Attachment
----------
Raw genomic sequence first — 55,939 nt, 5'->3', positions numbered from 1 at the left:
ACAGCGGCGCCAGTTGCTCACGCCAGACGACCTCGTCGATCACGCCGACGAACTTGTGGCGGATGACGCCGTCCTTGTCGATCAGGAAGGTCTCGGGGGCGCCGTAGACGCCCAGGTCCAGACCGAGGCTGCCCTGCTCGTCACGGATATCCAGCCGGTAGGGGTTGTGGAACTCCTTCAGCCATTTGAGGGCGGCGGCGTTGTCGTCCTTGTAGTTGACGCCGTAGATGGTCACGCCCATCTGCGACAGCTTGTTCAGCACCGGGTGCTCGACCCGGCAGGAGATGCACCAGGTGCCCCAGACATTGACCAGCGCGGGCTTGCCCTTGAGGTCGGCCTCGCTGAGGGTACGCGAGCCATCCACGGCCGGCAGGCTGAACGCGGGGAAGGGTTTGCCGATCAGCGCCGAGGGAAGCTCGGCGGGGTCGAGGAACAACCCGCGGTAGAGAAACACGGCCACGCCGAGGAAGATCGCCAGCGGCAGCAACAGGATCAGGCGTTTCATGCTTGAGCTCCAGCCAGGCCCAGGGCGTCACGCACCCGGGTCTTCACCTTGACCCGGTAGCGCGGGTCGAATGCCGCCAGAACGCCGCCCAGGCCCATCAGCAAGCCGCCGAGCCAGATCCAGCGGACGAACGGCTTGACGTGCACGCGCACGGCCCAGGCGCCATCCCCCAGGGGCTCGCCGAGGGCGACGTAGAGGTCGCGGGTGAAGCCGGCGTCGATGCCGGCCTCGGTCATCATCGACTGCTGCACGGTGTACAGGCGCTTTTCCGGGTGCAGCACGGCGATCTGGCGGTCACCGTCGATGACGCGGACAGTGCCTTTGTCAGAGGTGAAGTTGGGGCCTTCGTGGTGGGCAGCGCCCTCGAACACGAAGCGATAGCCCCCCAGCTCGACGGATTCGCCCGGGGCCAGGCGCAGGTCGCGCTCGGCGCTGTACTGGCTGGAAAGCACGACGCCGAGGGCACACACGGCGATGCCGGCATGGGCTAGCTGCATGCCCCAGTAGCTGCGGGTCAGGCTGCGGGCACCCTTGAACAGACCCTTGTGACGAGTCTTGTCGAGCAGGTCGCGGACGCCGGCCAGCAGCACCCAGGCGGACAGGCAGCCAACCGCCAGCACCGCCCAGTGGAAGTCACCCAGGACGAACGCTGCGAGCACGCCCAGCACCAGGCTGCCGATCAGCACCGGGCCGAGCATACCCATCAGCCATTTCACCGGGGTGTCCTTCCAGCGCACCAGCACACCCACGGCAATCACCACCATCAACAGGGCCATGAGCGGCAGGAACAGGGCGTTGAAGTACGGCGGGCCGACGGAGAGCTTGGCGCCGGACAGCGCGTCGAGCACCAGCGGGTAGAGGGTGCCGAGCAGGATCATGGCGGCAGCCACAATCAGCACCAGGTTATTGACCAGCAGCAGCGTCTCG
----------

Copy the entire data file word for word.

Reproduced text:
Raw genomic sequence first — 55,939 nt, 5'->3', positions numbered from 1 at the left:
ACAGCGGCGCCAGTTGCTCACGCCAGACGACCTCGTCGATCACGCCGACGAACTTGTGGCGGATGACGCCGTCCTTGTCGATCAGGAAGGTCTCGGGGGCGCCGTAGACGCCCAGGTCCAGACCGAGGCTGCCCTGCTCGTCACGGATATCCAGCCGGTAGGGGTTGTGGAACTCCTTCAGCCATTTGAGGGCGGCGGCGTTGTCGTCCTTGTAGTTGACGCCGTAGATGGTCACGCCCATCTGCGACAGCTTGTTCAGCACCGGGTGCTCGACCCGGCAGGAGATGCACCAGGTGCCCCAGACATTGACCAGCGCGGGCTTGCCCTTGAGGTCGGCCTCGCTGAGGGTACGCGAGCCATCCACGGCCGGCAGGCTGAACGCGGGGAAGGGTTTGCCGATCAGCGCCGAGGGAAGCTCGGCGGGGTCGAGGAACAACCCGCGGTAGAGAAACACGGCCACGCCGAGGAAGATCGCCAGCGGCAGCAACAGGATCAGGCGTTTCATGCTTGAGCTCCAGCCAGGCCCAGGGCGTCACGCACCCGGGTCTTCACCTTGACCCGGTAGCGCGGGTCGAATGCCGCCAGAACGCCGCCCAGGCCCATCAGCAAGCCGCCGAGCCAGATCCAGCGGACGAACGGCTTGACGTGCACGCGCACGGCCCAGGCGCCATCCCCCAGGGGCTCGCCGAGGGCGACGTAGAGGTCGCGGGTGAAGCCGGCGTCGATGCCGGCCTCGGTCATCATCGACTGCTGCACGGTGTACAGGCGCTTTTCCGGGTGCAGCACGGCGATCTGGCGGTCACCGTCGATGACGCGGACAGTGCCTTTGTCAGAGGTGAAGTTGGGGCCTTCGTGGTGGGCAGCGCCCTCGAACACGAAGCGATAGCCCCCCAGCTCGACGGATTCGCCCGGGGCCAGGCGCAGGTCGCGCTCGGCGCTGTACTGGCTGGAAAGCACGACGCCGAGGGCACACACGGCGATGCCGGCATGGGCTAGCTGCATGCCCCAGTAGCTGCGGGTCAGGCTGCGGGCACCCTTGAACAGACCCTTGTGACGAGTCTTGTCGAGCAGGTCGCGGACGCCGGCCAGCAGCACCCAGGCGGACAGGCAGCCAACCGCCAGCACCGCCCAGTGGAAGTCACCCAGGACGAACGCTGCGAGCACGCCCAGCACCAGGCTGCCGATCAGCACCGGGCCGAGCATACCCATCAGCCATTTCACCGGGGTGTCCTTCCAGCGCACCAGCACACCCACGGCAATCACCACCATCAACAGGGCCATGAGCGGCAGGAACAGGGCGTTGAAGTACGGCGGGCCGACGGAGAGCTTGGCGCCGGACAGCGCGTCGAGCACCAGCGGGTAGAGGGTGCCGAGCAGGATCATGGCGGCAGCCACAATCAGCACCAGGTTATTGACCAGCAGCAGCGTCTCG